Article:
LOS ANGELES – Steve Sarkisian has always had a nice sense of timing.
He had it when he was 28: Thanks to a recommendation from Norm Chow, he convinced Pete Carroll to hire him as an assistant coach. His previous coaching experience was limited to El Camino College in his hometown of Torrance, Calif.
He had it when he was 32: After interviewing with eccentric Oakland Raiders owner Al Davis, he turned down an offer to leap to the NFL. Davis turned around and offered the job to another one of Carroll’s young offensive assistants, Lane Kiffin, who proceeded to go 5-15 amid endless dysfunction before getting fired four games into the 2008 season.
Now, at 39, Sarkisian is once again bumping up against Kiffin’s career and, once again, finding himself in a more favorable situation. He has accepted the job of being the USC Trojans’ next head coach. For one thing, Kiffin was so disliked by USC fans near the end of his tenure that Sarkisian’s easy smile and outgoing ways will charm them instantly. For another, USC is just emerging from the rubble of massive NCAA penalties, with the scholarship limits ending after February’s recruiting class.
In 2015, USC will finally enter a season with a full recruiting class and no roster restrictions.
If he can weather the first year or two, Sarkisian is poised to be the man who woke a sleeping giant. But the job is not without its challenges. Let’s take a look at some items on Sarkisian’s to-do list:
1. Weather the storm
According to ESPN’s reporting, interim coach Ed Orgeron declined an offer to stay on at USC in an assistant’s role and was “outraged” that athletic director Pat Haden chose to hire Sarkisian. That could make for some tricky work as Sarkisian tries to hold together USC’s recruiting class while, ideally, adding some players he had recruited at Washington.
Though it’s still early, USC’s current recruiting class wasn’t ranked in the top 40 by ESPN’s recruiting experts. Neither was Washington’s. Several of the Trojans’ top targets are scheduled for official visits the weekend of Dec. 14. Some of those players will have committed to the program, but others will have committed to Orgeron, a well-regarded recruiter, so Sarkisian will have to either change their mind or find other players to replace them. There are only two months left until national signing day.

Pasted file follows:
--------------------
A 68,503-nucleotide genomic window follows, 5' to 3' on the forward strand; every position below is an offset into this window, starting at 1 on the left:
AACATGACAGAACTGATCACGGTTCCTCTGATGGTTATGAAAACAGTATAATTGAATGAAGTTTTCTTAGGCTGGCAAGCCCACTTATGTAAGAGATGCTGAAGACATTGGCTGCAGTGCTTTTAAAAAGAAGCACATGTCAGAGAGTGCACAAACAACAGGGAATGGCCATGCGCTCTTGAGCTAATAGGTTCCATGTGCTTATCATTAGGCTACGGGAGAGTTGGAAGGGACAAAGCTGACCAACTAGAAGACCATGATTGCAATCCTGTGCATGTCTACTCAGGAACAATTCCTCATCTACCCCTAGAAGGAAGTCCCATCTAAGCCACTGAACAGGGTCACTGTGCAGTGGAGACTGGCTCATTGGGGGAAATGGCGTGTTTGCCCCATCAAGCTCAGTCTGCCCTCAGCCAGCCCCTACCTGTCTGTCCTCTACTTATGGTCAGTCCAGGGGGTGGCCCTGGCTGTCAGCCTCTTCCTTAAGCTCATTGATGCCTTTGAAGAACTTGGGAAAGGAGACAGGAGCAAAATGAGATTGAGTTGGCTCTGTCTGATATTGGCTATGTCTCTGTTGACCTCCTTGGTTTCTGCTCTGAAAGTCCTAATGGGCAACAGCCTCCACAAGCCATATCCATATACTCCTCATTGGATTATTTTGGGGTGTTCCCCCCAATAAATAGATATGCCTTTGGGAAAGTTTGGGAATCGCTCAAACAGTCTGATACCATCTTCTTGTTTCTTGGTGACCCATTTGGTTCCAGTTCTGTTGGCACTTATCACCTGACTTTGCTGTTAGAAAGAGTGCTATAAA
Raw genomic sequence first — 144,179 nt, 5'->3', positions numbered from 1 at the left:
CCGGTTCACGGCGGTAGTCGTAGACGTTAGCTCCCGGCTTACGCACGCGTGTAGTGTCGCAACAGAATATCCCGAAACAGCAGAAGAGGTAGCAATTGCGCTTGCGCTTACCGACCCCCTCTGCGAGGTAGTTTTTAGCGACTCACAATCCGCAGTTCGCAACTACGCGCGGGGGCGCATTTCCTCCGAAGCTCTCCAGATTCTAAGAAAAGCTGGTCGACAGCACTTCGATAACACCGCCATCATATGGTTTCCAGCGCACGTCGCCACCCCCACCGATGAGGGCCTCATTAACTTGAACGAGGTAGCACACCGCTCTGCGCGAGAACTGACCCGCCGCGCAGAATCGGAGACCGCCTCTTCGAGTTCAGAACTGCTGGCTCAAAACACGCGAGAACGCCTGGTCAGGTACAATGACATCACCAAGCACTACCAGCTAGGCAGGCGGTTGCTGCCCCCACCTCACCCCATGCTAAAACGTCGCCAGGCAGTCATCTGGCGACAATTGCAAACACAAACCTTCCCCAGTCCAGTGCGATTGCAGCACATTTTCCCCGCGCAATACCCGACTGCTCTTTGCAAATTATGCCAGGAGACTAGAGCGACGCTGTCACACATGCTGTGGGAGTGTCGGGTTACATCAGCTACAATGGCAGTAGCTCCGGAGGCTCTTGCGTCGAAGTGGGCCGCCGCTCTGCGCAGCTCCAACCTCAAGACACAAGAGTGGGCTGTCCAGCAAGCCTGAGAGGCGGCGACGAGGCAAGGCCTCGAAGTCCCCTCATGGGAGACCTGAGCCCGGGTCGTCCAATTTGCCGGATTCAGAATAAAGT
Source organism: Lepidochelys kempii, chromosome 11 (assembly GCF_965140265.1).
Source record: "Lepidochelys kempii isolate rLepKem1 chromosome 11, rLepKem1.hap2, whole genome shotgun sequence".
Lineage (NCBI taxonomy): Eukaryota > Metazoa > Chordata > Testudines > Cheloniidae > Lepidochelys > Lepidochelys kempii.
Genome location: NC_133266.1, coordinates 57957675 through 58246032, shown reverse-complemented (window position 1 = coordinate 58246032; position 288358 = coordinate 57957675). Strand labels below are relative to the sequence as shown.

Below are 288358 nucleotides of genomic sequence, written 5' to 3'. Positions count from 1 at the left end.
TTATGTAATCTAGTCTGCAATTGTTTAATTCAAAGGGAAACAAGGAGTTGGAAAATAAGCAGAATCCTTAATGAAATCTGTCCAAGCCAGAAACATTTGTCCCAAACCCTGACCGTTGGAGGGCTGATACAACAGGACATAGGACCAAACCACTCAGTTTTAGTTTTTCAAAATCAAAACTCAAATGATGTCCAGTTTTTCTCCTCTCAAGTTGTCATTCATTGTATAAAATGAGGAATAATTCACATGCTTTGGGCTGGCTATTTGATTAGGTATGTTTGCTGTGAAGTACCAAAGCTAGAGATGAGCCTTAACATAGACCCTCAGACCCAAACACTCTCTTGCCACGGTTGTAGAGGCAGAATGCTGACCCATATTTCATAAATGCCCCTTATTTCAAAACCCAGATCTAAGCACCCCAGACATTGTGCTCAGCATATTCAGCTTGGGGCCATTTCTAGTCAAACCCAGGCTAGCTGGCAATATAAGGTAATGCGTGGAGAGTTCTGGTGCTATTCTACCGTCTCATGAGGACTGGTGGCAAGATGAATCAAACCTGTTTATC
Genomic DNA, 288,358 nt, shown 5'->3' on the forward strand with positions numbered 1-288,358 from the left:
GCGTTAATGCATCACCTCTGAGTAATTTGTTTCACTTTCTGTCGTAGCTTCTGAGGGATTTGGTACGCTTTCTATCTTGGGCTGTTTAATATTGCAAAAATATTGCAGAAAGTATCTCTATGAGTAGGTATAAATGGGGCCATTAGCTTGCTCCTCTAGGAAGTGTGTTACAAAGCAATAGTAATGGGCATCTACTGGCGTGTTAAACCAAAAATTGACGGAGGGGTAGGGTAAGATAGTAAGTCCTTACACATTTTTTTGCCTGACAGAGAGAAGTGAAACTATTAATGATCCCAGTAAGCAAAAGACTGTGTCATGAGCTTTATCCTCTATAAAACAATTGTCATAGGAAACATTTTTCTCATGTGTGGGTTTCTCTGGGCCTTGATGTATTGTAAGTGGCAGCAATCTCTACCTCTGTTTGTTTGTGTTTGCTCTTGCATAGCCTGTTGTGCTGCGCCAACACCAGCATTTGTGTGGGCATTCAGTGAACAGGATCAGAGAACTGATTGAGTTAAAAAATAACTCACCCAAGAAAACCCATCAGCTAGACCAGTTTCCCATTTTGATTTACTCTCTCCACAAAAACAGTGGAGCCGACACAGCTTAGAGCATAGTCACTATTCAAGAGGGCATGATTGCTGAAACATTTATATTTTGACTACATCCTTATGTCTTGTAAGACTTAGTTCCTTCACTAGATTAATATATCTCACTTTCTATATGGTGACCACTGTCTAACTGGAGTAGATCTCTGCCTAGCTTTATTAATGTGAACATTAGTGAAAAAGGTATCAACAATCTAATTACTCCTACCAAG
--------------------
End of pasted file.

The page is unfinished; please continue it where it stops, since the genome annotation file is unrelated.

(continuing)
2. Have a vision
When Sarkisian took over Washington, the Huskies were coming off an 0-12 season and Sarkisian was following Ty Willingham, who was 11-37 coaching there. So the fact that Sarkisian’s Washington teams were barely better than mediocre -- he went 34-29 -- doesn’t mean he can’t get things going in a positive direction. On the other hand, if he really had been generating momentum, you would have expected better than seasons of 7-6, 7-6 and 8-4 (along with two bowl losses) in his last three seasons.
Sarkisian is scheduled to meet with the media along with Haden Tuesday afternoon. One thing Carroll could always do was articulate his philosophy. Sarkisian is a much more articulate speaker than Kiffin, who often made football coaching sound as if it were simply a matter of manipulating pieces on a board. From his awkward opening news conference forward, he never seemed like a guy with a grand vision for the program.
Carroll’s teams fit the city and the campus, as well as the stereotypes of both. His teams were fun to watch because they had flair, but mostly because they were good. Sarkisian could restore some of the Hollywood traits, though it's a different era, with the NCAA still watching intently.
3. Assemble a strong staff
One of the reasons USC football began slipping, even while Carroll was still in charge, was that it was losing so many good assistant coaches. Chow went to the Tennessee Titans. Orgeron went to be the head coach at Mississippi. Both Kiffin and Sarkisian moved on.
It’s believed Sarkisian will have practically all the money he needs to hire assistant coaches. He should keep some of the current coaches. The defense, with largely the same personnel, seemed far more dynamic under first-year coordinator Clancy Pendergast than it had under Monte Kiffin. Receivers coach Tee Martin seems to be a young coach on the rise. If Sarkisian decides to keep a special-teams coach, John Baxter is regarded as an innovator, though his units struggled Saturday against UCLA.
Even if Sarkisian decides to call plays next season, he should consider bringing in a respected offensive coach to create some creative tension. Jeff Tedford isn’t working these days and, once the NFL firing season begins, neither will a lot of other talented football coaches. Sarkisian should have plenty of good football minds to choose from and he would be well-served to call around rather than to make hires based on loyalty and connections.
4. Name Max Browne the starter
Considering how bad the Trojans quarterbacks looked at the start of the season, it’s a credit to Kiffin that he was able to resist taking the redshirt off talented young quarterback Max Browne. Eventually, Cody Kessler began running the offense efficiently, but he was exposed in the UCLA game for his limited mobility and average arm. He’s a solid game manager and leader, but he doesn’t seem like the QB to take USC to the next level. Browne, 6-foot-5, 215 pounds and a top-20 recruit entering 2013, has the tools to be that guy. Sarkisian's reputation is built largely on working with quarterbacks, so if he believes in Browne he might as well build the program around the player most likely to give it long-term success.
5. Beat UCLA and Notre Dame
If Orgeron had managed to do that -– or, maybe, beat just one -– it’s quite likely none of this would be happening.